In an extraordinary discovery that has sparked excitement among coin collectors and Civil War enthusiasts alike, a Kentucky farmer has unearthed a treasure trove of over 700 coins dating back to the American Civil War era, right in the heart of his cornfield.
This historic find, now known as the “Great Kentucky Hoard,” offers a captivating glimpse into an era rife with conflict and tumult.
How Did Kentucky Farmer Find The Gold Coins?
As this fortunate farmer tilled his land, hundreds of gold pieces, some dating as far back as 1840, tumbled out of the earth. His astonished reaction, captured in a short video, echoes the excitement felt by many.
According to the video posted to YouTube by GovMint.com Coins, the farmer can be heard saying, “This is the most insane thing ever: Those are all $1 gold coins, $20 gold coins, $10 gold coins.”
The Numismatic Guaranty Co. (NGC) and GovMint have confirmed the cache’s authenticity, revealing that the hoard comprises mostly of gold dollars, along with twenty $10 Liberty coins and eight rare $20 Liberty coins. The jewel in this historic crown is the 1863-P $20 1-ounce gold Liberty coin, of which there are 18 in this hoard.
A single specimen of this coin, minted after the 1848 California Gold Rush, can command six figures at auction. Notably, these Liberty coins predate the addition of “In God We Trust” on the coinage in 1866, making them rarer still.
Why Were The Coins Buried There?
The real significance of the Great Kentucky Hoard may lie in the historical insights it offers. Ryan McNutt, a conflict archaeologist at Georgia Southern University, suggests that these coins may have been buried in anticipation of Confederate John Hunt Morgan’s infamous raid in 1863.
It was common practice for wealthy Kentuckians to safeguard their wealth from Confederate pillage by burying it. While legends abound of such concealed treasures, no such cache had been recovered until now.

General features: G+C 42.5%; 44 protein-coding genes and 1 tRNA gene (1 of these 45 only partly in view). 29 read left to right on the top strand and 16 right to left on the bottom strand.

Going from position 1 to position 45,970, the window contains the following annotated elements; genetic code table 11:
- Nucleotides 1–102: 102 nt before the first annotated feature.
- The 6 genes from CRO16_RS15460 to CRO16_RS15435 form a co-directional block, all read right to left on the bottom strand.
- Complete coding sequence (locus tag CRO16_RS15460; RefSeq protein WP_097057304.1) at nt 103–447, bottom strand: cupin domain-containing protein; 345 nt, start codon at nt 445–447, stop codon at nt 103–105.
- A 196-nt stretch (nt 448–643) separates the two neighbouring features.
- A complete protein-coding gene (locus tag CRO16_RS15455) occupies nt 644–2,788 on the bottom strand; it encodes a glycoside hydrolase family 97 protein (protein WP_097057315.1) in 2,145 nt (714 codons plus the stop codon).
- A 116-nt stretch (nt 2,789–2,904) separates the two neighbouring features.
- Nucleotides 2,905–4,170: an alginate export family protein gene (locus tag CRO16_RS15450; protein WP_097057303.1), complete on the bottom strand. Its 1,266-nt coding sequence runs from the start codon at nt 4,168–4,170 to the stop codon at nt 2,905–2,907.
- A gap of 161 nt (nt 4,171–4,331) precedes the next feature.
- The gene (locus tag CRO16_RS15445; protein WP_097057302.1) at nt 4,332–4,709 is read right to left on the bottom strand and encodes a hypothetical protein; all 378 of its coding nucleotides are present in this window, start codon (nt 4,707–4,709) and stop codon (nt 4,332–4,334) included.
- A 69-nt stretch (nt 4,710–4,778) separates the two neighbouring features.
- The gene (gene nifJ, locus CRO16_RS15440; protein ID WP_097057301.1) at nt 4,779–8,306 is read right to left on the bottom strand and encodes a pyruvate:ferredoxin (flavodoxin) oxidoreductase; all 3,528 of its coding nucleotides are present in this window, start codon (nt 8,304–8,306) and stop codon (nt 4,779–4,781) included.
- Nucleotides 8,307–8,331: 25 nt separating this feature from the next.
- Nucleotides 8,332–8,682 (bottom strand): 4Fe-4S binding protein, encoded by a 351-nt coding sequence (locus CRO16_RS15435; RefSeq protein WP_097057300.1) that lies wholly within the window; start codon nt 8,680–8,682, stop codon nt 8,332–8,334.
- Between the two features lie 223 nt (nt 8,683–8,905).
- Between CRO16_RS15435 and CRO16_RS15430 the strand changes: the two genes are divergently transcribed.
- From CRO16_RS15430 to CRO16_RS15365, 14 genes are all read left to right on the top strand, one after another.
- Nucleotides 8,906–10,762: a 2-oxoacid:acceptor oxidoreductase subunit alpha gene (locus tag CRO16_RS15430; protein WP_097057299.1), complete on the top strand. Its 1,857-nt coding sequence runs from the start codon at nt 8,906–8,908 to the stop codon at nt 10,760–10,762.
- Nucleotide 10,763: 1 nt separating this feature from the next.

According to local tales, U.S. Infantry soldier, James Langstaff left behind a handwritten note asserting that a whopping $20,000 in coins had been discreetly buried on his vast estate located in Paducah. Similarly, it is said that William Pettit cunningly concealed a treasure trove of gold coins valued at around $80,000 in close proximity to Lexington.
Additionally, there are reports suggesting that Confederate soldiers, while under quarantine due to a measles outbreak, illicitly obtained payroll funds and stashed them away within a hidden cave situated in the Cumberland Gap region. Astonishingly, none of these hidden caches have ever been successfully retrieved throughout history.
Further, given that the hoard comprises federal currency, McNutt speculates that this might hint at clandestine financial dealings with the federal government—dealings best kept hidden from Confederate eyes. The Civil War era was rife with such subterfuge, with many Americans adept at hiding goods and valuables.
The Great Kentucky Hoard’s discovery on private land also raises the issue of archaeological consultation—a practice often overlooked in such situations, leading to a potential loss of valuable historical information. However, McNutt believes that education and outreach can encourage landowners to engage with archaeologists for a deeper understanding of these priceless historical caches.
The Great Kentucky Hoard, a snapshot of a turbulent past, has ignited the imagination of historians, archaeologists, and enthusiasts alike, serving not just as a treasure trove for coin collectors, but also as a fascinating window into the tumultuous times of the American Civil War.